In a nutshell, the choice before the Court is this: Is the fact that the ranitidine purchased by Glaxo Canada was destined to become Zantac relevant to the analysis under subsection 69(2)? Glaxo contends that it is, while the Crown contends that it is not.

On the cross-appeal, Glaxo Canada argued that it had met the case against it on the pleadings and the matter should, therefore, have concluded at the Federal Court of Appeal and should not have been sent back to the Tax Court. There were a number of questions from the bench on that point.

The panel reserved judgment on both the appeal and cross-appeal.

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Arguments conclude in first transfer pricing case heard by the Supreme Court of Canada: GlaxoSmithKline Inc. v. The Queen

“Copthorne and the Future of GAAR”: Report from the Conference at the U of T Faculty of Law

On Friday January 6, 2012, the University of Toronto and the University of British Columbia National Centre for Business Law presented a panel discussion on the recent decision of the Supreme Court of Canada in Copthorne Holdings Ltd. v. The Queen.

The discussion, held at Flavelle House at the University of Toronto’s Faculty of Law, was hosted by U of T’s Professor Ben Alarie. The panelists included Professor David Duff (UBC Faculty of Law), Deen Olsen (Department of Justice), Mark Brender (Osler Hoskin and Harcourt LLP), Robert Couzin (Couzin Taylor LLP), Phil Jolie (Canada Revenue Agency), and Professor Tim Edgar (Osgoode Hall Law School).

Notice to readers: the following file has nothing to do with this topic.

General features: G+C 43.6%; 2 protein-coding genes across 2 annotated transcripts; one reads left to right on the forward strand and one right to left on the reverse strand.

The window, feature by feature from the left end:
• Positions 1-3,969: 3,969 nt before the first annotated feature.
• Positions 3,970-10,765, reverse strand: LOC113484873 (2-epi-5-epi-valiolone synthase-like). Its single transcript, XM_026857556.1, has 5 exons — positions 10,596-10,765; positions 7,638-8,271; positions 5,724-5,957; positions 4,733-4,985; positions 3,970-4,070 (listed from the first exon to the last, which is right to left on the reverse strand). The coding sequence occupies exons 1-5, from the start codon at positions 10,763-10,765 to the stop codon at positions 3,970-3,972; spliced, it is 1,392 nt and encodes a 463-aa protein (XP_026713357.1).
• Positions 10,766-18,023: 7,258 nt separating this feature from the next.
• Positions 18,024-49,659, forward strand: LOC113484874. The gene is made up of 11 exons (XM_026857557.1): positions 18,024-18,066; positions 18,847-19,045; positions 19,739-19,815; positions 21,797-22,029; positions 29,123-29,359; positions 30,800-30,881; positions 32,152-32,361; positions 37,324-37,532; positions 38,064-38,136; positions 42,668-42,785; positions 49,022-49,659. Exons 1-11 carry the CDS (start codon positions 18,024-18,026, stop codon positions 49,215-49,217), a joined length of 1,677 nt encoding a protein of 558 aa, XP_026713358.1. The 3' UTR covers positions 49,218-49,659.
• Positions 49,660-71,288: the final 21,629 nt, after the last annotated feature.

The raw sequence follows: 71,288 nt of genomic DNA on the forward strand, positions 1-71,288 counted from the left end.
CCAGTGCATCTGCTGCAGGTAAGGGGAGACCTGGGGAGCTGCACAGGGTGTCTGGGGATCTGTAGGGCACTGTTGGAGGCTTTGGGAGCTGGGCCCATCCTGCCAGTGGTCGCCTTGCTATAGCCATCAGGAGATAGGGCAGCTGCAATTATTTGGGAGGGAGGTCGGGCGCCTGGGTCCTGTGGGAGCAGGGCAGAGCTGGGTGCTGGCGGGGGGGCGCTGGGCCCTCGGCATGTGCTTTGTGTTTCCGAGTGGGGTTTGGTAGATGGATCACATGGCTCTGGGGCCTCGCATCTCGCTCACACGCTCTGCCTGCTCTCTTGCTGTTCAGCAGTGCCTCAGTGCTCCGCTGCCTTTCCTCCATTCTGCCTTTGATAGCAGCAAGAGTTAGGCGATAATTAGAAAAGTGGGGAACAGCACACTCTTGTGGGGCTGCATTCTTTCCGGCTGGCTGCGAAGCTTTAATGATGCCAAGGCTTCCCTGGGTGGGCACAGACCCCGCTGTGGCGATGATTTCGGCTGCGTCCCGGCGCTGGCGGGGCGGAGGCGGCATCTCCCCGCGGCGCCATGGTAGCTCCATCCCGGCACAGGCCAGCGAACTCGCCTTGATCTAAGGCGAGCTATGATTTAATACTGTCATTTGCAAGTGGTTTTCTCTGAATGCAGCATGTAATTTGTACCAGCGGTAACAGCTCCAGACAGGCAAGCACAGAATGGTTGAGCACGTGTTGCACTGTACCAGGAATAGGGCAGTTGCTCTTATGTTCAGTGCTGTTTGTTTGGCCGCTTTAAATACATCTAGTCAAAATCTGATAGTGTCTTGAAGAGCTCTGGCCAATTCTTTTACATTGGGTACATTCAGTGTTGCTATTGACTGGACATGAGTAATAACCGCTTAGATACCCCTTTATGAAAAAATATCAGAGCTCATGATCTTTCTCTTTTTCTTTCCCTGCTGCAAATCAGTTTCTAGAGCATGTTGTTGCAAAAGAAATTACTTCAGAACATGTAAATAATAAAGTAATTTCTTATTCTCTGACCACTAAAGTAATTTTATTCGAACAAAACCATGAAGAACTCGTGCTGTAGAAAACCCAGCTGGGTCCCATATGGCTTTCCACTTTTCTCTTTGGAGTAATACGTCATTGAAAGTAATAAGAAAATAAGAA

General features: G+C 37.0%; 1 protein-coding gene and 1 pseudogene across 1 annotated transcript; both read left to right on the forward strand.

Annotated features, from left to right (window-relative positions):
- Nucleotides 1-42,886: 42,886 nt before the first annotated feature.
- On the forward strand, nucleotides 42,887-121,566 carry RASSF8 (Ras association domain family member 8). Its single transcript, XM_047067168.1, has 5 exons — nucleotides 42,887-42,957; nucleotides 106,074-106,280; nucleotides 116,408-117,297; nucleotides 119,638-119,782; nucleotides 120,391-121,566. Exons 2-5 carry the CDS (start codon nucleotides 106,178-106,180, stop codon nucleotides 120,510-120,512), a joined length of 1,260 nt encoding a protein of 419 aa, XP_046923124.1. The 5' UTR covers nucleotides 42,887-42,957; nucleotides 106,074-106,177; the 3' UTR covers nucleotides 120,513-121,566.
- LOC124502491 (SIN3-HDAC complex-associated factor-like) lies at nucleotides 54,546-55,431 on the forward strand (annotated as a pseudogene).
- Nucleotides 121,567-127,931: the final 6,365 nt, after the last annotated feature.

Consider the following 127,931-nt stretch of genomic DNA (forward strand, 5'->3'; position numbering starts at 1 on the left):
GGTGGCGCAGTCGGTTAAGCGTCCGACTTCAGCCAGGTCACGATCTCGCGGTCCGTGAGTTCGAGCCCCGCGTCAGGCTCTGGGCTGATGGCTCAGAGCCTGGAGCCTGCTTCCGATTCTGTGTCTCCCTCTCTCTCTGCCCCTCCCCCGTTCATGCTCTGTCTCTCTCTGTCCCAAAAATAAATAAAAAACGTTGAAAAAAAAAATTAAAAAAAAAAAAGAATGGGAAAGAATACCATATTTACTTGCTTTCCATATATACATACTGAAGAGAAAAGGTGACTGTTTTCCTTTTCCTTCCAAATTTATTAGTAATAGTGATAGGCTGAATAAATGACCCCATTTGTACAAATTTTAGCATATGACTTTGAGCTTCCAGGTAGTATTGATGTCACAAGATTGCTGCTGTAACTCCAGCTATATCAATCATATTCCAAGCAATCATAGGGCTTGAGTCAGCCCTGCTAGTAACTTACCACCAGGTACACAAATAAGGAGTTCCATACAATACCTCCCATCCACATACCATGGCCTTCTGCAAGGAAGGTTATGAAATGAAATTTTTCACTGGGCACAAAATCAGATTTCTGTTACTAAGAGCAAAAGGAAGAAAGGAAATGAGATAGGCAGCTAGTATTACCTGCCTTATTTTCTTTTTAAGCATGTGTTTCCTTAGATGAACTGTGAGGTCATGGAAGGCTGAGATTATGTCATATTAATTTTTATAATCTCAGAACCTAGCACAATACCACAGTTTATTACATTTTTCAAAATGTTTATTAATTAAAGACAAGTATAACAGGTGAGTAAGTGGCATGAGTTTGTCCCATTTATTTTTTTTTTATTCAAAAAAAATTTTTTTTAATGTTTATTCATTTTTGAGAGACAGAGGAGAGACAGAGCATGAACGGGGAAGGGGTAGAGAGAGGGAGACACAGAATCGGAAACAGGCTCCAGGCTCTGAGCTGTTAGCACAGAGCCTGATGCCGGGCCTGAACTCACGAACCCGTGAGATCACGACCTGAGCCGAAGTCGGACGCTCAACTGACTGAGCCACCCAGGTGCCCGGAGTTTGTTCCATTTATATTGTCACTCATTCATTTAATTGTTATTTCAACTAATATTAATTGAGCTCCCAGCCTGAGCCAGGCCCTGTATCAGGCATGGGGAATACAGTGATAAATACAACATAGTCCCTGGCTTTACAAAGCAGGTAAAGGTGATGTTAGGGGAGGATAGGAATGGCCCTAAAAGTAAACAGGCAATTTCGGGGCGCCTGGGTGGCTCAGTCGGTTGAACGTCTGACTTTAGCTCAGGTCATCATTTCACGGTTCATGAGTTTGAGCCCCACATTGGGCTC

The general view of the panelists was that the decision was well-written and comprehensive, but does not add much that is new or insightful to the existing GAAR jurisprudence.

Deen Olsen noted that there are six points the Department of Justice believes are important in interpreting the Supreme Court’s reasoning about “series of transactions”:

    1. “Series of transactions” in subsection 248(10) is to be interpreted expansively.
    2. The taxpayer bears the onus of rebutting the Minister’s assumption that particular transactions form part of a series.
    3. Which transactions are included in a series will depend of the facts of each case.